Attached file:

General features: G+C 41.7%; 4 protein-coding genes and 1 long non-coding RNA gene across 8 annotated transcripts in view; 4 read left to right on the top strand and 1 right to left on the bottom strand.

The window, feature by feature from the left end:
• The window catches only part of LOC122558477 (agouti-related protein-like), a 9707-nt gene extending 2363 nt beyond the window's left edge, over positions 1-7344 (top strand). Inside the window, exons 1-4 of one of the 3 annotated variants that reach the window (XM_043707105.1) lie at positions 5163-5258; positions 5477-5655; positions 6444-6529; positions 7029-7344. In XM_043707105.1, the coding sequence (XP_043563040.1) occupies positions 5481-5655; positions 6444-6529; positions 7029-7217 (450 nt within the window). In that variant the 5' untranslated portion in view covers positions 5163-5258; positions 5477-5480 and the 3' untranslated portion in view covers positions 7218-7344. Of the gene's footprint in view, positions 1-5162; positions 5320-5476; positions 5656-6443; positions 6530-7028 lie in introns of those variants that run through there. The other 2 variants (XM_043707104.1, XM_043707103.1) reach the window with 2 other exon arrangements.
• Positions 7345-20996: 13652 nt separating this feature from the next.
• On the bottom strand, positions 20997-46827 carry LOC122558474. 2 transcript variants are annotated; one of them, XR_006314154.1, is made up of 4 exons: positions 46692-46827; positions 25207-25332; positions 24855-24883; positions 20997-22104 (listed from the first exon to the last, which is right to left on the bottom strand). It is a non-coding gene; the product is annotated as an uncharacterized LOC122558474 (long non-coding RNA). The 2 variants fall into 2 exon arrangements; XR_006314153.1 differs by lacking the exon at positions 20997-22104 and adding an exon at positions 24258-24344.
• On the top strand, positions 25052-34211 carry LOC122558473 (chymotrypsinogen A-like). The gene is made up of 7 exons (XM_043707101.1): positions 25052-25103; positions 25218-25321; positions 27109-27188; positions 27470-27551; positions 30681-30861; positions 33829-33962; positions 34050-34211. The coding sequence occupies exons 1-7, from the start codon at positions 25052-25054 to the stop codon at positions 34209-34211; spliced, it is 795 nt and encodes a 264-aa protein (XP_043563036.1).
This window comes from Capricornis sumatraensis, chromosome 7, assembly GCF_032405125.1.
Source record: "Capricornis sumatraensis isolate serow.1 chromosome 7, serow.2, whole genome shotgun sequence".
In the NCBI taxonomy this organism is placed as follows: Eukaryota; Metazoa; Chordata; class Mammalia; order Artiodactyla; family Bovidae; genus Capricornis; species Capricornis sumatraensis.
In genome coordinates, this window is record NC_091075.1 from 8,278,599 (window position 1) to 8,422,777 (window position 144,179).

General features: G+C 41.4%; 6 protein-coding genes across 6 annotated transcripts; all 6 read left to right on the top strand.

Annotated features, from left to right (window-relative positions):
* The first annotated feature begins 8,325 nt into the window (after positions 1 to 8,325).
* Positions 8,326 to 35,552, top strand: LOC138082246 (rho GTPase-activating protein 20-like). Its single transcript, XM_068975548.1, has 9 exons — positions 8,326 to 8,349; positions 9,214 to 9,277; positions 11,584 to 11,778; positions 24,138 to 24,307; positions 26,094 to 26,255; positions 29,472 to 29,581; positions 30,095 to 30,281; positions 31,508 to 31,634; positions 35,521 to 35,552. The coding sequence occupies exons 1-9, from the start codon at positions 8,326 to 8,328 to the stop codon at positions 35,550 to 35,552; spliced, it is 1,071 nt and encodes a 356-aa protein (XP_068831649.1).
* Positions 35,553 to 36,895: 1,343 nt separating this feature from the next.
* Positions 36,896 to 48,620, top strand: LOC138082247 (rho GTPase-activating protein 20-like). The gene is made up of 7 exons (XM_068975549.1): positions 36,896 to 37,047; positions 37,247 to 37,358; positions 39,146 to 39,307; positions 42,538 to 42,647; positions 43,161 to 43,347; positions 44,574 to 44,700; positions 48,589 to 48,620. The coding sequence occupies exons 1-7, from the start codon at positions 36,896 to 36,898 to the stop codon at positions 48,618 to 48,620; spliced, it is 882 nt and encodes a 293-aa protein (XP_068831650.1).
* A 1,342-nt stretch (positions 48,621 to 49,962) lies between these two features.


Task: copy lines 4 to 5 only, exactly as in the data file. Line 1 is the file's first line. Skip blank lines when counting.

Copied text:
• Positions 7345-20996: 13652 nt separating this feature from the next.
• On the bottom strand, positions 20997-46827 carry LOC122558474. 2 transcript variants are annotated; one of them, XR_006314154.1, is made up of 4 exons: positions 46692-46827; positions 25207-25332; positions 24855-24883; positions 20997-22104 (listed from the first exon to the last, which is right to left on the bottom strand). It is a non-coding gene; the product is annotated as an uncharacterized LOC122558474 (long non-coding RNA). The 2 variants fall into 2 exon arrangements; XR_006314153.1 differs by lacking the exon at positions 20997-22104 and adding an exon at positions 24258-24344.